Having been a Ford person since learning to drive in the family Cortina GT (good fun) and a Vauxhall Viva HB driving school car to get to know the test routes (utterly aweful thing) I was never a great fan of GM products. I will admit to owning a coupld of minis as first and second cars - as one did at the time - but after that it was Escorts, Cortinas and Sierras unless the employer at the tiome had other ideas (Renault 12, a Dreadful old Maxi for a while and a Datsun Sunny that was half decent.)
Then one day I stumbled across a used Vauxhall Senator 24V. I decided that, being a prestige Opel in reality, it might be fun as a motorway cruiser for not much money. And it was. With 100k on the clock after 4 years it still went well and not much went wrong with it except the aircon - which needed charging every year. To be fair that was probably connected to an EU regulated change of refrigerant gas connected to CFC laws.
The worst problem in about 3 years and 75k miles of ownership was an LSD failure and a refurb unit fixed that for a few hundred quid. In the end it was getting to the point where rust was into the rear wheel arches, parts that were due to fail were getting scarce due to low production numbers and mine being from near the end of the model lifespan and the aircon, cruise control and a few other things all needing attention. SO I chopped it for a V6 24V Omega - the car that replaced the Senator. That too was about 4 years old at time of purchase but only 60k miles.
The Omega was a nice enough car to use, most of the time, but no Senator. And reliability was terrible. Really dreadful. No way that it was a reasonable direct replacement for the Senator in its target marketplace. Perhaps that is why most were shifted at a large discount. There seemed to be some very poor design and engineering involved for a 'prestige' car.
At 135k miles the Omega was showing so many signs of being at an of life that I traded it for a Saab 9-5 Aero Estate with a huge mileage. Now, my travelling is much less than I had expected so the Saab has only clocked up 130k even though it is now ten years old. I've owned it for almost 8 years. It's not perfect but still very comfortable and very satisfying to drive. Passed this year's MOT test with no comments. Last year we had to do something with brake piping but realistically that is not unreasonable at 9 years old.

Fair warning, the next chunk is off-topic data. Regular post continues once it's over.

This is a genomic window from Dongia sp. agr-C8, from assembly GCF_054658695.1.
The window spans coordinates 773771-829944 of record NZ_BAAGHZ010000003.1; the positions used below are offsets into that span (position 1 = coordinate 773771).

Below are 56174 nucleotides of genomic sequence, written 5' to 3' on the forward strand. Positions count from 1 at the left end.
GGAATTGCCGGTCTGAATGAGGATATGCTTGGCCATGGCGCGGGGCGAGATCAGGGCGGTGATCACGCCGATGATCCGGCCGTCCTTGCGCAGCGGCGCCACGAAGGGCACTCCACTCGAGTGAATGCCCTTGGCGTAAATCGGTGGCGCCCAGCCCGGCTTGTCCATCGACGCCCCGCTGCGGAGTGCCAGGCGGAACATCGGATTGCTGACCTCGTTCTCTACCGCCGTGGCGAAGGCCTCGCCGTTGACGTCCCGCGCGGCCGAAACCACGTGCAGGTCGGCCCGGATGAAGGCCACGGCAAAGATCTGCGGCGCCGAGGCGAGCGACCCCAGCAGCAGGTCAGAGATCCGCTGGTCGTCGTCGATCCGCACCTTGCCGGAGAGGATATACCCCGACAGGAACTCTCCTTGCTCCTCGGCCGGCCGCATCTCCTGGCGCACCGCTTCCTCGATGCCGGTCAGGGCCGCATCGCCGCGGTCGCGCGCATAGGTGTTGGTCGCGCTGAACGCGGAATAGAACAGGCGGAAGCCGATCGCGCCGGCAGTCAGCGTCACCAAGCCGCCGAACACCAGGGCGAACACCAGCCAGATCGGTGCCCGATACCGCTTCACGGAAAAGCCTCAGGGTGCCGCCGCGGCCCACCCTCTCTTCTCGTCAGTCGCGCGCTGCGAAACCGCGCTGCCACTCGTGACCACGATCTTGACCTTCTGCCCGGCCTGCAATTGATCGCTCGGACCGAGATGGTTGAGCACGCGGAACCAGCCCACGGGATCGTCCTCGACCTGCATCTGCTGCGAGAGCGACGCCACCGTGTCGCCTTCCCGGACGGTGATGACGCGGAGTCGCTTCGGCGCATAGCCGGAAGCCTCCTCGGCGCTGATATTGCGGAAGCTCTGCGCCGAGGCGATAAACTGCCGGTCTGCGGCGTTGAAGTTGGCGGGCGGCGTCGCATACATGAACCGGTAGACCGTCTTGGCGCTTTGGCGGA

The attention to detail in the 'metal' engineering is just amazing. IIRC the model was originally launched in 1997 and there are still quite a few early ones looking like they are in very good condition driving around.
Saab, at least with the 9-5, seemed to have got back to the Pre-Fiat, Pre-GM reputation that they had for longevity in the days of the 99. I have some friends who inherited a 99 when it was about 16 years old and continued to run it for some years and a rarely maintained second car until it was finally left to rot at the bottom of their garden. There were not many cars of its era that would survive so long treated that way.
Quirky and very niche market oriented but Saab was more often than not a quality, long life product when fully controlled by Saab management, which is more than can be said for most mainstream GM output even iin their 'premium' ranges, in my opinion.
Could they have survived independently? Probably not - few manufacturers are still truly independant. Could GM have made better us of their asset? Almost certainly - but when has a finance company ever cared about the longer term? When you seek planned obsolescence over a very short period, as was traditional in the US market, the idea of something that will last for years must cause palpitations. Hence the forcing of GM 'IP' into Saab when going the other way would (and seemingly eventually did) make more sense. In the end whose IP are they trying to 'protect' from other manufacturers?